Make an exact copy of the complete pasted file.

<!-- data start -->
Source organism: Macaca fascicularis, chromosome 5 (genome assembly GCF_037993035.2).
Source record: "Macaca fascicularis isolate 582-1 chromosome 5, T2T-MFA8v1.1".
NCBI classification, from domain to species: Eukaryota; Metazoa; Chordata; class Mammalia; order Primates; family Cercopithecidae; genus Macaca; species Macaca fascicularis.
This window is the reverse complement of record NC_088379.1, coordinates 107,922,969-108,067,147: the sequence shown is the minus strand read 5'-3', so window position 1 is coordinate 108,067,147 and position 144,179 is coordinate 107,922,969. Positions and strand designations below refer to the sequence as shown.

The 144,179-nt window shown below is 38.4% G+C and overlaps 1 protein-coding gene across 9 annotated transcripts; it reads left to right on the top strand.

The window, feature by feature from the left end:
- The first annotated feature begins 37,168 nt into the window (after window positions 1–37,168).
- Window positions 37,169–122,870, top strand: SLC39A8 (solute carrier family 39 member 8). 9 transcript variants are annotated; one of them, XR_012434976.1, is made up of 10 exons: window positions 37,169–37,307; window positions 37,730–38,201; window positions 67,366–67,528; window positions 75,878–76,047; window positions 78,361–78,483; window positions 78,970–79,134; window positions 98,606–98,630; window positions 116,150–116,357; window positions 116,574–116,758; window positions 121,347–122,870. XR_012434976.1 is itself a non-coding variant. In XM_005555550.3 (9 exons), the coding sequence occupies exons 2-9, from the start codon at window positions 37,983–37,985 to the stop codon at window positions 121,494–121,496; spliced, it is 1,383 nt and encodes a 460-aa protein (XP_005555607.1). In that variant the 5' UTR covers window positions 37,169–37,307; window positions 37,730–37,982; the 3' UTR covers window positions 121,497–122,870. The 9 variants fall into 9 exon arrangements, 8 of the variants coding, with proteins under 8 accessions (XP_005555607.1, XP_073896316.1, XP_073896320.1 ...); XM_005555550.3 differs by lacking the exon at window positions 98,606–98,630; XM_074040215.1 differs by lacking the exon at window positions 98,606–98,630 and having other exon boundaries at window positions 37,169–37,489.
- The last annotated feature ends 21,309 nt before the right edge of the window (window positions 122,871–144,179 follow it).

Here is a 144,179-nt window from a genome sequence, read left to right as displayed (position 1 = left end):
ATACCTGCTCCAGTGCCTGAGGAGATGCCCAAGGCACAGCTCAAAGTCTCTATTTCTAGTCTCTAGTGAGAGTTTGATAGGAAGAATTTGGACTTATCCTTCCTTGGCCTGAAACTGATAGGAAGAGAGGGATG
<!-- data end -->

Source organism: Macaca fascicularis, chromosome 5 (genome assembly GCF_037993035.2).
Source record: "Macaca fascicularis isolate 582-1 chromosome 5, T2T-MFA8v1.1".
NCBI classification, from domain to species: Eukaryota; Metazoa; Chordata; class Mammalia; order Primates; family Cercopithecidae; genus Macaca; species Macaca fascicularis.
This window is the reverse complement of record NC_088379.1, coordinates 107,922,969-108,067,147: the sequence shown is the minus strand read 5'-3', so window position 1 is coordinate 108,067,147 and position 144,179 is coordinate 107,922,969. Positions and strand designations below refer to the sequence as shown.

The 144,179-nt window shown below is 38.4% G+C and overlaps 1 protein-coding gene across 9 annotated transcripts; it reads left to right on the top strand.

The window, feature by feature from the left end:
- The first annotated feature begins 37,168 nt into the window (after window positions 1–37,168).
- Window positions 37,169–122,870, top strand: SLC39A8 (solute carrier family 39 member 8). 9 transcript variants are annotated; one of them, XR_012434976.1, is made up of 10 exons: window positions 37,169–37,307; window positions 37,730–38,201; window positions 67,366–67,528; window positions 75,878–76,047; window positions 78,361–78,483; window positions 78,970–79,134; window positions 98,606–98,630; window positions 116,150–116,357; window positions 116,574–116,758; window positions 121,347–122,870. XR_012434976.1 is itself a non-coding variant. In XM_005555550.3 (9 exons), the coding sequence occupies exons 2-9, from the start codon at window positions 37,983–37,985 to the stop codon at window positions 121,494–121,496; spliced, it is 1,383 nt and encodes a 460-aa protein (XP_005555607.1). In that variant the 5' UTR covers window positions 37,169–37,307; window positions 37,730–37,982; the 3' UTR covers window positions 121,497–122,870. The 9 variants fall into 9 exon arrangements, 8 of the variants coding, with proteins under 8 accessions (XP_005555607.1, XP_073896316.1, XP_073896320.1 ...); XM_005555550.3 differs by lacking the exon at window positions 98,606–98,630; XM_074040215.1 differs by lacking the exon at window positions 98,606–98,630 and having other exon boundaries at window positions 37,169–37,489.
- The last annotated feature ends 21,309 nt before the right edge of the window (window positions 122,871–144,179 follow it).

Here is a 144,179-nt window from a genome sequence, read left to right as displayed (position 1 = left end):
ATACCTGCTCCAGTGCCTGAGGAGATGCCCAAGGCACAGCTCAAAGTCTCTATTTCTAGTCTCTAGTGAGAGTTTGATAGGAAGAATTTGGACTTATCCTTCCTTGGCCTGAAACTGATAGGAAGAGAGGGATG